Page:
You Can Take Back Your Bladder Control aka ‘Stop Peeing Your Panties’
It is true that for many of us women we spend a lot of energy making sure we always have an opportunity to “retreat to the potty” because all too often laughing with friends or coughing from a cold can cause … “a leak.” The little leaks and frequent bathroom breaks can really get in the way. The good news is you can take back control and fix those leaks for good.
Urinary incontinence, what is it?
Women typically experience one of two types of urinary incontinence: stress incontinence or urge incontinence. These represent an involuntary loss of bladder control. Stress incontinence is bladder leakage due to pressure on a weak urethra forcing urine out. This can happen when laughing, coughing, or exercising. An over-active bladder is urge incontinence. This is when you feel sudden strong urges to go to the restroom, however you either can’t go or only go a little bit.
According to the Office on Women’s Health,“Incontinence affects twice as many women as men. This may be because pregnancy, childbirth, and menopause may make urinary incontinence more likely. Urinary incontinence is not a normal part of aging, and it can be treated.”
So, what are the causes of urinary incontinence?
This persistent condition is caused by underlying physical problems or changes. A common cause is childbirth. After the delivery of a child a woman can experience weakened muscles needed for bladder control as well as damage to the bladder nerves and supportive tissue. In its article on urinary incontinence, The Mayo Clinic describes how this and other situations like age, menopause, and pregnancy are causes of urinary incontinence. All of these contribute to the weakening of the urinary sphincter and pelvic floor muscles. These are the muscles that control urination.
What can I do to take back control?
There are medications available to help treat the issue. Many women have seen improvement to their bladder leakage through pelvic floor exercise and bladder training. According to Medical News Today, Kegel exercises—also known as pelvic floor exercises—can help strengthen the pelvic floor muscles and urinary sphincter. For more information on Kegel exercises and how to locate your pelvic floor muscles, visit Healthline.com. There are also medical devices designed for females to improve this condition. The following medical devices are designed for females:
- Urethral inserts: A woman inserts the device before activity and takes it out when she wants to urinate.
- Pessary: A rigid ring inserted into the vagina and worn all day. It helps hold the bladder up and prevent leakage.
- Radiofrequency therapy: Tissue in the lower urinary tract is heated. When it heals, it is usually firmer, often resulting in better urinary control.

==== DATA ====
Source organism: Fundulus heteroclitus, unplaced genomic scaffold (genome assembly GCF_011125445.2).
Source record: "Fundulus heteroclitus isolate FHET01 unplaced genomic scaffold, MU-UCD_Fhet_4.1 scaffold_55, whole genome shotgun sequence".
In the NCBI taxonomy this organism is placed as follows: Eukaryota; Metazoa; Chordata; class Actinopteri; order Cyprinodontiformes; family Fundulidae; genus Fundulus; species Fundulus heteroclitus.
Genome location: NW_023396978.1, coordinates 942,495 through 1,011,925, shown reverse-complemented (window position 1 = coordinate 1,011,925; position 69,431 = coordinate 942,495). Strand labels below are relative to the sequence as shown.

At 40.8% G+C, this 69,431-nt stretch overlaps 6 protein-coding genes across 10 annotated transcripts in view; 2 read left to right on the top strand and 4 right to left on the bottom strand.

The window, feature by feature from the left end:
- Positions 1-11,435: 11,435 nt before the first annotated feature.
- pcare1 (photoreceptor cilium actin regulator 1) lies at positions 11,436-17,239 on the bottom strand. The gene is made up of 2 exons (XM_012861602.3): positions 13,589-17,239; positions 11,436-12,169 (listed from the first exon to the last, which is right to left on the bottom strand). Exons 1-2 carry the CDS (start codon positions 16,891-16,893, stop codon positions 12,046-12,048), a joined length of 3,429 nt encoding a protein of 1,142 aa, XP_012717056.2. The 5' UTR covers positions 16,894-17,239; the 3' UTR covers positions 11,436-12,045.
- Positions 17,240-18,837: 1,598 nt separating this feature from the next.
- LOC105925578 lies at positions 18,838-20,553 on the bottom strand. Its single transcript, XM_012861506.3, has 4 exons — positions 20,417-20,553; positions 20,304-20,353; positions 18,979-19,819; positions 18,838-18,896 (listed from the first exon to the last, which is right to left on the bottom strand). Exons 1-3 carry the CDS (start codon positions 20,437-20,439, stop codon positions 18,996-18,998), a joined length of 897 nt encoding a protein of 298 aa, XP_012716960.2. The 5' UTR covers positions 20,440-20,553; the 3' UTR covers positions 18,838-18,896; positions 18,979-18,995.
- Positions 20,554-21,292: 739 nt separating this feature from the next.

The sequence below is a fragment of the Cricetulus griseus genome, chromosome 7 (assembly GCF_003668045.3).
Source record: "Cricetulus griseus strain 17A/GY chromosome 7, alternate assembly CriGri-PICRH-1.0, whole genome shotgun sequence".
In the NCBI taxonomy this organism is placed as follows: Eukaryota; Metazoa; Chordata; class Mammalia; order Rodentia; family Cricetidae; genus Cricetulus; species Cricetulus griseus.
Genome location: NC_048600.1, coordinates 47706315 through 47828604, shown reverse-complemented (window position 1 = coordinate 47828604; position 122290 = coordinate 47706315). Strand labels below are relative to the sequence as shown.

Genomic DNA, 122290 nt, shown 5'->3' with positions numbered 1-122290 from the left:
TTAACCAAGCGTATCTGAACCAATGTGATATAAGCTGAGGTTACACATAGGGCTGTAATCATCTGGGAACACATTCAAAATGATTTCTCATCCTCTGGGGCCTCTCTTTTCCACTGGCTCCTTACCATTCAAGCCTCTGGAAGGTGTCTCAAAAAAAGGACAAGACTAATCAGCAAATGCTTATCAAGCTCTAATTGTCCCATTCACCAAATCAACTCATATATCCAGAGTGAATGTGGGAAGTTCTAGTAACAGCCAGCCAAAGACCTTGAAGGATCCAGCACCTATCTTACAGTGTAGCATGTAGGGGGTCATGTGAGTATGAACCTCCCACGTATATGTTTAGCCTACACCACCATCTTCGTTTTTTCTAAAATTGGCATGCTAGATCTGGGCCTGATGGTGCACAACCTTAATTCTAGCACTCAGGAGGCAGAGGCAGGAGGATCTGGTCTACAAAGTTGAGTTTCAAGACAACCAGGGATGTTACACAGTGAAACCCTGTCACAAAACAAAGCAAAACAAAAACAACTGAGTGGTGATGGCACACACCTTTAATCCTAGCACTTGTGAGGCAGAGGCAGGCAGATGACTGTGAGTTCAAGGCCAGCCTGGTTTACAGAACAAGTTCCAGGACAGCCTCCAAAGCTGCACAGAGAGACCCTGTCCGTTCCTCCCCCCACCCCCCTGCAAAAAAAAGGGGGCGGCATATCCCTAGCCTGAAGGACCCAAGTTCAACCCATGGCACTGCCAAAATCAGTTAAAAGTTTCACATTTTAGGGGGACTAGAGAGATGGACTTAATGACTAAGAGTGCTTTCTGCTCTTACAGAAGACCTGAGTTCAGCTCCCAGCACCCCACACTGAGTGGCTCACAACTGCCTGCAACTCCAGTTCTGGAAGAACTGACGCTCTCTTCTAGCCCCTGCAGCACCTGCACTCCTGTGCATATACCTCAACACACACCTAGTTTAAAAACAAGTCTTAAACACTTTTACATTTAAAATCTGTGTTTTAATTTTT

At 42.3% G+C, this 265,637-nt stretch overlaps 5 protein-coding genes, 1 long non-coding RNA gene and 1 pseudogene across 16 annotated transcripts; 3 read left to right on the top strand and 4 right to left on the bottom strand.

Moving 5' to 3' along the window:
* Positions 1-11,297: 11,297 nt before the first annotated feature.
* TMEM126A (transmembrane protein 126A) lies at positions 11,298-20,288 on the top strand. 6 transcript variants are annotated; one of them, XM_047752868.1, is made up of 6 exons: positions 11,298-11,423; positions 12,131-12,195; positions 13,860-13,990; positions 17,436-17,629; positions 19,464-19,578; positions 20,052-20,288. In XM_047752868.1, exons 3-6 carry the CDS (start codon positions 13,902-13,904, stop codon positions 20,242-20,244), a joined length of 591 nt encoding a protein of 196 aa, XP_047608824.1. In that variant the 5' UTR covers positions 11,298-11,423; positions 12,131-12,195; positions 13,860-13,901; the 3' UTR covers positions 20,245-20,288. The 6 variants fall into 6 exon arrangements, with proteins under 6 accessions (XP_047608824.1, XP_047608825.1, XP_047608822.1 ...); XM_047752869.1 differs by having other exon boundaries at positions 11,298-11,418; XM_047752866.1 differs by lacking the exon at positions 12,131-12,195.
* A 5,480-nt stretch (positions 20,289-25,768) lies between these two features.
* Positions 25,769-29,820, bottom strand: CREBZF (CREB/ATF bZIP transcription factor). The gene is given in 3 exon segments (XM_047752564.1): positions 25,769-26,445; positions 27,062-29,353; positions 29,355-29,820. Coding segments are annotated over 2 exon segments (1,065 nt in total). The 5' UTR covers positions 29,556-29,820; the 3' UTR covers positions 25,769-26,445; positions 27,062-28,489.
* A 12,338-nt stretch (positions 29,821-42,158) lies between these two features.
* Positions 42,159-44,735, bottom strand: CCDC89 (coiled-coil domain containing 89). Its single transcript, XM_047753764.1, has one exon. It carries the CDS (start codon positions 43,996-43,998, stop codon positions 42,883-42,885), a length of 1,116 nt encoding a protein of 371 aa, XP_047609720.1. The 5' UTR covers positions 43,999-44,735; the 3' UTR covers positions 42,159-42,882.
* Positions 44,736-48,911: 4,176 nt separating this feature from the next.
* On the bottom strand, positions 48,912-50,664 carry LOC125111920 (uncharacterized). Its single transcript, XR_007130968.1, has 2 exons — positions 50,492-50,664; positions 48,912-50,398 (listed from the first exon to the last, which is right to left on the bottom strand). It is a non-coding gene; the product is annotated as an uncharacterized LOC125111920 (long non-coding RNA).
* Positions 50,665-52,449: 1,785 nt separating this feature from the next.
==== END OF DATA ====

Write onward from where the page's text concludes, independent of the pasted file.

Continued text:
- Botox (botulinum toxin type A): Injected into the bladder muscle, this can help those with an overactive bladder.
- Bulking agents: Injected into tissue around the urethra, this help keep the urethra closed.
- Sacral nerve stimulator: This is implanted under the skin of the buttocks. A wire connects it to a nerve that runs from the spinal cord to the bladder. The wire emits an electrical pulse that stimulates the nerve, helping bladder control.
The Viveve – O solution , Stop Peeing Your Panties at Bobbi Bullock Medical Esthetics
This treatment for urinary incontinence is a combination of three things. The first is The Viveve Treatment. This is delivered via the patented, cryogen-cooled monopolar radiofrequency (CMRF) device that rebuilds natural collagen. CMRF technology allows for depth of penetration while maintaining patient comfort and safety. This a single session treatment that works via a small probe which emits cryogen-cooling to protect the tissue as the radiofrequency waves heat the tissue to stimulate the production of new collagen to reinvigorate the tissue. This treatment also has some bonus effects of improved female sexual function.
Second is the O-Shot. This is injections of platelets from the patient’s own blood, which contain healing proteins called growth factors. This is a type of platelet-rich plasma (PRP) treatment for your vagina. PRP is used to create new blood vessels, collagen, and nerves in the area of injection. The final part of this treatment is the ApexM. This FDA-cleared device is given to the patient to take home and to use as an ongoing therapy. The ApexM strengthens the pelvic floor muscles and calms the detrusor muscles via electrostimulation.
This combination has proven results. Your body can build pelvic floor and urinary sphincter strength giving you control back. Allowing you to get back to laughing, jumping, and adventuring without the fear of urine leaking.